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Preparing for Your First Time Travelling to Russia

By Edited Jun 5, 2014 3 2
Travel to Russia
Credit: Daniel J.

Russia is a strange and beautiful place unlike any other in the world. It is a land of contrast that in one minute may feel like the most unforgiving environment on the planet but seconds later may seem like one of the most hospitable. It is this paradoxical nature that continues to draw foreigners to the country. In 2010 when I first studied in Russia, I had done all the preparation I could and was still overwhelmed upon arrival. Now that I am gearing up for my third long term stay, I have decided to share a few of the things I have learned there to help encourage others to venture into this beautiful and often misunderstood country.

Visa Requirements

One of the main hurdles to overcome when travelling to Russia is obtaining a visa. Depending on the length and purpose of your stay, obtaining a visa can take anywhere from a few days to several months. Regardless of visa type, one must first obtain an invitation to travel to Russia from Russian friends, a host family, hotel, hostel, company, or school. At this point all you can do is to be patient. Russia still has a large bureaucracy and things tend to move slowly but chances are your documents will eventually be processed.


It goes without saying that Russian winters are brutally cold and extremely dark. The cities you choose to visit will dictate just how much shivering you will be doing. When I first landed in St. Petersburg in January of 2010, the sun shone for around 4 hours per day and it snowed at least once a day. By contrast, Russian summers can be relatively hot and most Russians do not have air conditioning. My advice is to pack light and wear what the Russians wear.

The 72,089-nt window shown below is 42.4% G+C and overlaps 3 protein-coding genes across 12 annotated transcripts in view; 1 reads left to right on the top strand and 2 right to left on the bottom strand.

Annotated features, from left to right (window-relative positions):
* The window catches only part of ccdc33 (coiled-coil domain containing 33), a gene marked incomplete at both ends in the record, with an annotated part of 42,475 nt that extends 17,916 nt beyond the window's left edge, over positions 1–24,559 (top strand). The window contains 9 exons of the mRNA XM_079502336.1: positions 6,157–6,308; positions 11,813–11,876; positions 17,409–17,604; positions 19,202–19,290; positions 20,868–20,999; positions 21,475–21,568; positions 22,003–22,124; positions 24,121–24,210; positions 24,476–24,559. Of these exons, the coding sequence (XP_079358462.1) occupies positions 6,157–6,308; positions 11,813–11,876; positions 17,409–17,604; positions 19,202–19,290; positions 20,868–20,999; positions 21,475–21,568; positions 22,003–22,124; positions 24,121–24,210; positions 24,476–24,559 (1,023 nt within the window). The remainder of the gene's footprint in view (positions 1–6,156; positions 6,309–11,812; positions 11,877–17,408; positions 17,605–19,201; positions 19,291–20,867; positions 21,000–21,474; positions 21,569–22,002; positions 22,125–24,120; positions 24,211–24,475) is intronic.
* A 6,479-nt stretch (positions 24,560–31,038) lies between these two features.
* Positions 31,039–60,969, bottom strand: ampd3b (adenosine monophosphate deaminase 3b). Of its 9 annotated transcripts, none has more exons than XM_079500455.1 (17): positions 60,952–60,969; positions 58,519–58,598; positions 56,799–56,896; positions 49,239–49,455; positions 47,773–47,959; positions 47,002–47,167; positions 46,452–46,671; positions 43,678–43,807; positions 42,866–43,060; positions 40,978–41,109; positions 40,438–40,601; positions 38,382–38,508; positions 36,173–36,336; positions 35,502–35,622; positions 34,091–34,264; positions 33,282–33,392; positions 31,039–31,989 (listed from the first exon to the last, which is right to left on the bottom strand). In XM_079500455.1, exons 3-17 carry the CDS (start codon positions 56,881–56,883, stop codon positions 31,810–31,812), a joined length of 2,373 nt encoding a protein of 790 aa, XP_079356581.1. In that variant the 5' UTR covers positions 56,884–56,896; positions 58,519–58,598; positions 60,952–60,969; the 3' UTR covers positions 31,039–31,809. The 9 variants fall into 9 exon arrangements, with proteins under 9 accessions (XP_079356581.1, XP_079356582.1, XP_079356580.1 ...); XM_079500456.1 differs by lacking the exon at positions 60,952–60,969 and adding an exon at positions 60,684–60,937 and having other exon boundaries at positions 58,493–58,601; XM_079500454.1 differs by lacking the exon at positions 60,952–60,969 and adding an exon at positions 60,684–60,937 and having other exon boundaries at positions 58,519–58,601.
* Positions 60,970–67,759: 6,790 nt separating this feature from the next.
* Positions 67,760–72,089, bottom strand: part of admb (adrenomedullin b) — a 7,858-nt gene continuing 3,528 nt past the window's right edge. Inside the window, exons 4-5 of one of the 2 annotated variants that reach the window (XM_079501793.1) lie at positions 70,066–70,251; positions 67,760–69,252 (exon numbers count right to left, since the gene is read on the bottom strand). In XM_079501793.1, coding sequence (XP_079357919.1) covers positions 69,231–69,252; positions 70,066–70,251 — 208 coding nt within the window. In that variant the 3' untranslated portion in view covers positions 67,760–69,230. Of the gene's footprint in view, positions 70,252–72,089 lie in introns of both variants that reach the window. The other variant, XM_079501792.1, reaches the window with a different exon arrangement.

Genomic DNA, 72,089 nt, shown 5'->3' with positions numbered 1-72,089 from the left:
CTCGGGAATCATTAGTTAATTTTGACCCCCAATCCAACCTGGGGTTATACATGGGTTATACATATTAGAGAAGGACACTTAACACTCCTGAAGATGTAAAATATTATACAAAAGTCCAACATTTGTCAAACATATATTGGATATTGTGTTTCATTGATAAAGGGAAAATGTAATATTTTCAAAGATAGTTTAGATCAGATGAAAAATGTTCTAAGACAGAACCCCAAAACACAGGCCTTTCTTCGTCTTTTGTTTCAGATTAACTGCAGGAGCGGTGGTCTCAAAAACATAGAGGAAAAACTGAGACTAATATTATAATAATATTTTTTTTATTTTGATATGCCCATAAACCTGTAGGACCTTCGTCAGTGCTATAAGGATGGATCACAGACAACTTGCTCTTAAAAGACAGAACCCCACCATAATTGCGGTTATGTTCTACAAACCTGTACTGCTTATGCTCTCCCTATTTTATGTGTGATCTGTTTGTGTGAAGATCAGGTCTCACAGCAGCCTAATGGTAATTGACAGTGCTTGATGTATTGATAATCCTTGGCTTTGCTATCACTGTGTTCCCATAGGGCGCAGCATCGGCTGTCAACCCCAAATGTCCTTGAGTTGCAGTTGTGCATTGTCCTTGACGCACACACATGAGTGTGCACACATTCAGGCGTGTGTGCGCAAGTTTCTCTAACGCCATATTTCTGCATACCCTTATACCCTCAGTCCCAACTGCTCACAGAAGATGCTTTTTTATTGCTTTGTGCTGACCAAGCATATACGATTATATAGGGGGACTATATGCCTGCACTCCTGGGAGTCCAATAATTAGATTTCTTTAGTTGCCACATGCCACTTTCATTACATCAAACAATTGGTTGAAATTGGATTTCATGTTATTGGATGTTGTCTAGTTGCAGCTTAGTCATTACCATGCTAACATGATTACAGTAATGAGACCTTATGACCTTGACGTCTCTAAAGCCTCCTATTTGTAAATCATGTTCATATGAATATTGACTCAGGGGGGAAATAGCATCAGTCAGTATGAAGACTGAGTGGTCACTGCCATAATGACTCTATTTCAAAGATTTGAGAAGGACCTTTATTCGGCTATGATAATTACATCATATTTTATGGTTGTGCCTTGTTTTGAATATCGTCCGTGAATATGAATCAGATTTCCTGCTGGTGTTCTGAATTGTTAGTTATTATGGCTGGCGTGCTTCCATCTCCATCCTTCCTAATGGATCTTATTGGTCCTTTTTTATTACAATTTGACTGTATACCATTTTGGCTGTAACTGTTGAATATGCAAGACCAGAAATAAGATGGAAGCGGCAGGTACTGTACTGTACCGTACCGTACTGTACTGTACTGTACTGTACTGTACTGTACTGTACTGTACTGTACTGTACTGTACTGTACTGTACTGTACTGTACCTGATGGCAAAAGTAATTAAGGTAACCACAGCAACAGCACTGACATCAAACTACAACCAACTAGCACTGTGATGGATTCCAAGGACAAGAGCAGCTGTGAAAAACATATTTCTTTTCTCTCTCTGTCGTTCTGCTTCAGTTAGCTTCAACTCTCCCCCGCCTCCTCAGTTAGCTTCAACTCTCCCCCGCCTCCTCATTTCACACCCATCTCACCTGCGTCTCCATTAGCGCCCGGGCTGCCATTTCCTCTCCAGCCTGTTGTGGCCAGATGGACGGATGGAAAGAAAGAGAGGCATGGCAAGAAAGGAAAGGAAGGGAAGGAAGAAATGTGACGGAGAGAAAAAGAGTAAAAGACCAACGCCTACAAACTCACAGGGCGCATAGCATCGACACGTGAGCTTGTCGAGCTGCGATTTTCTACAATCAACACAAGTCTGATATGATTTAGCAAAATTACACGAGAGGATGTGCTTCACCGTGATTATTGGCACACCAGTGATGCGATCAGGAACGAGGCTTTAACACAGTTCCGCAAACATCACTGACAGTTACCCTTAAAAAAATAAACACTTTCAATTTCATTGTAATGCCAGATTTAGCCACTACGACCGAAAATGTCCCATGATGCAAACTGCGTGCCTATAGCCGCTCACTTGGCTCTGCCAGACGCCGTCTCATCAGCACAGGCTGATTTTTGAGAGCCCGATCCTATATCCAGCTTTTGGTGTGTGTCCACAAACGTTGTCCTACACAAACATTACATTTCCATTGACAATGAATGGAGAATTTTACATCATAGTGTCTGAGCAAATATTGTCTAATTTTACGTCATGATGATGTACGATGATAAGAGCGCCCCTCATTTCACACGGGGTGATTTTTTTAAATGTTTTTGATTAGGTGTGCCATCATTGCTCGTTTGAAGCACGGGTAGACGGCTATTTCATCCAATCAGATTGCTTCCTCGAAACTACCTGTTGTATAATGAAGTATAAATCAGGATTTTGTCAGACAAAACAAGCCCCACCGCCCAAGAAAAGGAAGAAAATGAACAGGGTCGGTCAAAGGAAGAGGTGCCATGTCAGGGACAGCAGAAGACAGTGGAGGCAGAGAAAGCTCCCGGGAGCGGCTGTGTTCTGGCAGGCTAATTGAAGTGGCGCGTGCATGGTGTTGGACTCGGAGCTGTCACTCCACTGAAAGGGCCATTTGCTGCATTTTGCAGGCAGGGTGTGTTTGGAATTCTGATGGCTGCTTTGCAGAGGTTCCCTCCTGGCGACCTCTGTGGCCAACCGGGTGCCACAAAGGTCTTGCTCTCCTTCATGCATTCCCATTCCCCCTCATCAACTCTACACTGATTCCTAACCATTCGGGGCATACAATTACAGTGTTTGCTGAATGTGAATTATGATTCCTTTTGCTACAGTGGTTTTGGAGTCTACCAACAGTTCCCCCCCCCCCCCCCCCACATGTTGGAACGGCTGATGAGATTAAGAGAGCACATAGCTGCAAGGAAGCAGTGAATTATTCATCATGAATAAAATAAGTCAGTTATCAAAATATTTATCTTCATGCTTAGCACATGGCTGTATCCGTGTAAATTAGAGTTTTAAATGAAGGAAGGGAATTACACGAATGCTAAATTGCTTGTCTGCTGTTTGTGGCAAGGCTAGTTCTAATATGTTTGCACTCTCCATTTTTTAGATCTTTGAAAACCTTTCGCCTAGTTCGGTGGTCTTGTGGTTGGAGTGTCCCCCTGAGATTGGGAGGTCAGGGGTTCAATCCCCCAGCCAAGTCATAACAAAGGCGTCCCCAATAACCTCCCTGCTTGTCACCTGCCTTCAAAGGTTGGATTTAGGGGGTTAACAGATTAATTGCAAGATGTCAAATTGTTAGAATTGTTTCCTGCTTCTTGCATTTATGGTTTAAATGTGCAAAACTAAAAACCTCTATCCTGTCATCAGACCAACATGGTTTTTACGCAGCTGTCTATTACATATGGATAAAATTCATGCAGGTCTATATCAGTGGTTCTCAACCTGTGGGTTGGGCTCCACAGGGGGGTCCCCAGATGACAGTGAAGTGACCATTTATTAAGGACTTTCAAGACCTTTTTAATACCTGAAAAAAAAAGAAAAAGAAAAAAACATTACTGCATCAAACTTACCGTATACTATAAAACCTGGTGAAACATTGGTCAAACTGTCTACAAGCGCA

Politics and Conversation

Even twenty years after the fall of the Soviet Union, much of Russia remains relatively isolated. Less than 20% of Russians hold international passports. As a result, many Russians are curious about the outside world and you as a foreigner. Typical conversations may involve your income, the prices you paid for your electronics and even unsolicited advice about your health. Additionally, I have met many Russians that are more than willing to share their views on Putin, Obama, Bush, and just about every controversial political topic they could devise. I have found it’s best to listen patiently and gently change the topic when you can.

Food and Vodka

Russian food is practical, affordable, and hearty enough to keep you alive through the cold winter. Blini (crepes), pastries, caviar, fatty meats, Smetana, and a motley assortment of pickled products are all the norm at the Russian table. The long winters tend to limit the availability of fresh produce to things like cabbage, beets, and potatoes. As an added bonus, vodka is an integral part of Russian cuisine. Russians often chase vodka shots with salted fish, pickles, or even caviar and blini. As a foreigner, it is especially important to be careful with drinking. There are lots of dishonest people waiting to take advantage of a drunken stranger. Also, never try to keep up with Russians in a drinking competition. I can say from personal experience that you will lose every time. 


Shortly after arriving in Russia, it will become apparent just how foreign the country really is. This extends to the seemingly strange customs that are integral to daily Russian life. For example, Russians will avoid cross drafts of any kind even in a crowded bus in July for fear of getting sick. They will always remove their shoes when entering a person’s home and wear the provided slippers. Women also avoid sitting on cold surfaces such as park benches in the winter for fear of becoming sterile. While some customs seem strange at first, take a step back and examine some of the customs that Westerners practice and realize just how strange they may seem to an outsider.

Quirky habits aside, Russian culture is heavily centered on the family. They typically live in close quarters and are even closer with their friends and relations. Additionally, babushkas (grandmothers) are highly respected and often command that respect themselves. Try to stay out of their way but do approach them if you need directions or are in trouble. They are generally willing to help.

Start Packing

Russia is a mysterious and fantastic country that more Westerners need to visit. Unfortunately, negative stereotypes, outdated mindsets, and fear tend to prevent people from visiting. Overcoming these will take time, effort, and more than a few brave souls willing to venture into the icy unknown.



Dec 9, 2013 10:56am
Great article. Interesting and I feel I know Russia a little better for reading it. Thanks
Dec 9, 2013 11:22am
Thanks for reading!
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  1. Nathan Toohey "Fewer than 1 in 5 Russians have a foreign passport." The Moscow News. 11/11/2013 <Web >

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